Department of Homeland Security

On Monday, June 5 from 2:00 to 3:00 pm EST I will conduct a free webinar on “Workplace Investigations by the Department of Homeland Security – Is Your Restaurant Ready?”  The webinar is sponsored by the Georgia Restaurant Association.  Much, if not all, of what I’ll be discussing regarding employers compliance with immigration laws during the hiring process relates to all employers and isn’t limited to restaurants.  During the webinar I will discuss the following topics:

  • Factors leading to a workplace investigation by DHS – ICE
  • How to prepare for a workplace investigation by ICE
  • How to respond to a Notice of Inspection
  • What happens during an ICE audit
  • The role of the Department of Justice in workplace investigations
  • Collateral consequences of workplace investigations

Click here to register.

The wait is over!  U.S. Citizenship and Immigration Services (USCIS) has issued an updated M-274, Handbook for Employers which provides guidance on completion of the Form I-9 and an overview of unlawful discrimination and penalties related to completion of the Form I-9.

New sections include guidance on (i) automatic extensions of employment authorization documents (EAD) in certain circumstances (page 13); (ii) failure of an employee to present acceptable documents (page 26); and (iii) correcting the Form I-9 (page 29).

Click here to view the updated M-274, Handbook for Employers.  Remember — all employers must be using the updated version of the Form I-9 as of January 22, 2017.  The form is available on USCIS’s website.

Please join me and my colleague, Teri Simmons, for a free webinar on January 24th at noon EST during which time we’ll discuss immigration compliance issues relevant to employers.  We’ll also cover what organizations can expect in 2017 under the new Administration.

Teri and I will cover topics related to the Employment Eligibility Verification form (the “Form I-9”), E-Verify, government investigations and penalties related to the Form I-9, and on-site audits when petitioning for H and L nonimmigrant status.  Click here to register and learn more about the topics we’ll address.

The webinar is pending CLE credit approval by the State Bar of Georgia.

 

If your organization has been using E-Verify for more than 10 years, this posting is for you.  If you are an E-Verify Employer Agent and your cases go back over 10 years, this posting is for you.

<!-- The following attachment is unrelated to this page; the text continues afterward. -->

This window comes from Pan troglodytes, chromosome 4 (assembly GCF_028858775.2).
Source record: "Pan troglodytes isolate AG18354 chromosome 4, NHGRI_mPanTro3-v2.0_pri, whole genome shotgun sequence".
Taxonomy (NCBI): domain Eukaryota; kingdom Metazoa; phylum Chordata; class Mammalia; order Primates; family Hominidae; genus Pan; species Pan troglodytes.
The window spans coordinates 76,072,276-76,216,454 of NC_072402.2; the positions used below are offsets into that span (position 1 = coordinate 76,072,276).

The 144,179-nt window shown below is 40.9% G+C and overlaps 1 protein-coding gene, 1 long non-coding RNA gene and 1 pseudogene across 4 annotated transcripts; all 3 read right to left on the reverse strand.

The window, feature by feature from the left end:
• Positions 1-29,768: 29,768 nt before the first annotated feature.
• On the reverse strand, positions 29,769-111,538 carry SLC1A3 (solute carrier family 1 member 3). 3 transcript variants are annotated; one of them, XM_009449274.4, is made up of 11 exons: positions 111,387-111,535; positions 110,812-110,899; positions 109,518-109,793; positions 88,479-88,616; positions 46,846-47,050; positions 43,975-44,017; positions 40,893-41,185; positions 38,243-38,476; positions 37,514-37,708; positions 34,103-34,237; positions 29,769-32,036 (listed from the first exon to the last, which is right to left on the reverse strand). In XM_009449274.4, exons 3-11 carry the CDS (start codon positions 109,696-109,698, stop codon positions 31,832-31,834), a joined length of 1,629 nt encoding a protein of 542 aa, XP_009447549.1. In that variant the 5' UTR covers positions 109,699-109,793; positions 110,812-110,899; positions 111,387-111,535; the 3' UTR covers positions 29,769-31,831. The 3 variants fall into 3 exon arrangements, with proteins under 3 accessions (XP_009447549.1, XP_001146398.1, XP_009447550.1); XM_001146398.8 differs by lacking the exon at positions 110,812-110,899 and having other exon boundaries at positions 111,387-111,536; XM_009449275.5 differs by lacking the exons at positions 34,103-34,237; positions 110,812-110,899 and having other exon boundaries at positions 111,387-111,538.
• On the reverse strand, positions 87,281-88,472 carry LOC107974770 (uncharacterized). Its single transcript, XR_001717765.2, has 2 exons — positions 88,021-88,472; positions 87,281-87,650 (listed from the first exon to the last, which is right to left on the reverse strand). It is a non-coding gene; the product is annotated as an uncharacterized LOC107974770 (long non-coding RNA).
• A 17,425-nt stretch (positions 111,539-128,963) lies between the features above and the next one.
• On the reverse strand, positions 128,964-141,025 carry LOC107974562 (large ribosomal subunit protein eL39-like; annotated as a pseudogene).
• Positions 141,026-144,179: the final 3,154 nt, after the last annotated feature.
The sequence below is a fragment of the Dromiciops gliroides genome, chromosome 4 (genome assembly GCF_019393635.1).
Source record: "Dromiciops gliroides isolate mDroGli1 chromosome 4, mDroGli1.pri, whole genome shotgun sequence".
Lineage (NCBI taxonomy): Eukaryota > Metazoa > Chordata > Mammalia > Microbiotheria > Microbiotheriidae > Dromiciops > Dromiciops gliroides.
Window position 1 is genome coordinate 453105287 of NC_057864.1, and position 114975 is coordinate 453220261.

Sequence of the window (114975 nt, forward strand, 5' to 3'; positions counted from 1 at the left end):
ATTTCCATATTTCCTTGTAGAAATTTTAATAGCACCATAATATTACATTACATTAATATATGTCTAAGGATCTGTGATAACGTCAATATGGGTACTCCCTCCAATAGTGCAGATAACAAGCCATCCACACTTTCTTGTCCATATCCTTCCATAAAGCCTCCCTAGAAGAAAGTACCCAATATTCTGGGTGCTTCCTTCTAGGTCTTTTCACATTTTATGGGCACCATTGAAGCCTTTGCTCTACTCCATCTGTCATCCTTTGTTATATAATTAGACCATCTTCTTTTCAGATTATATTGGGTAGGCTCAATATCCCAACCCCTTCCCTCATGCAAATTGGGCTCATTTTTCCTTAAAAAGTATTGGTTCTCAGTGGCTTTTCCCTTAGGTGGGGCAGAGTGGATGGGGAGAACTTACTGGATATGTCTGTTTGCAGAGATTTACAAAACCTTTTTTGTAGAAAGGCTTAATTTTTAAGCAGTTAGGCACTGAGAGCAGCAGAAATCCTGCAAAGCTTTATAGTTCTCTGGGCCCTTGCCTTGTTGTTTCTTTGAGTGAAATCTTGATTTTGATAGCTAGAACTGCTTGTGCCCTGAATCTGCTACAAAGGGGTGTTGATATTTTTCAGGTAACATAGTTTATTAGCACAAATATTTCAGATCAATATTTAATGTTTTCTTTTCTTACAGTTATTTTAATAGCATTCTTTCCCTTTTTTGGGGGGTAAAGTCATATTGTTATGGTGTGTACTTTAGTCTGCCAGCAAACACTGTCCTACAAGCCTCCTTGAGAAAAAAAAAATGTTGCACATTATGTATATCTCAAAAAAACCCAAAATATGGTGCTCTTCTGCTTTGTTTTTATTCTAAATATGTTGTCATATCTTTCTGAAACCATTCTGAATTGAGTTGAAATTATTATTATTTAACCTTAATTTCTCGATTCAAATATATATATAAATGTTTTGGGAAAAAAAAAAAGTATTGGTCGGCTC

U.S. Citizenship and Immigration Services (“USCIS”) must dispose of transaction records that are over 10 years old annually.  The next time they will do so is April of next year. Which means that employers and E-Verify Employer Agents with transaction records in E-Verify dated on or before December 31, 2006 must download these records from now through March 31, 2017 in order to have a record of such.

Historic Records Report Fact Sheet.

Instructions to download the Historic Records Report.

Keeping tabs on the revised Form I-9 that U.S. Citizenship and Immigration Services (USCIS) is due to release, USCIS updated its website to provide important dates.  I previously wrote about the revised Form I-9 here and how it has been cleared for publication.

This week USCIS posted on its website that they must release the revised Form I-9 by November 22, 2016 and that employers may continue to use the current version of the Form I-9 until January 21, 2017.  The current version of the Form I-9 has a revision date of 03/08/2013 N.

Recap — we still don’t have the revised Form I-9 but for now and until January 21, 2017, employer should continue to use the current version of the Form I-9 available on USCIS’s website.

The current version of the Employment Eligibility Verification form (Form I-9) expires today.  I’ve previously posted on my blog here on this topic.  Below notice is from U.S. Citizenship and Immigration Services (USCIS) regarding what to do in light of this expiration date.  Presently, the revised version of the Form I-9 is the subject of a 30 day notice and comment period, following an earlier 60 day notice and comment period.  If you would like to see the “revised” Form I-9 click here .  Hopefully the revised Form I-9 will be available in May.  Note that it will still be a two page document but there are some formatting changes which USCIS hopes will make the form easier to complete.

USCIS Notice:

“Until further notice, employers should continue using Form I-9, Employment Eligibility Verification. This current version of the form continues to be effective even after the Office of Management and Budget control number expiration date of March 31, 2016, has passed. USCIS will provide updated information about the new version of Form I-9 as it becomes available.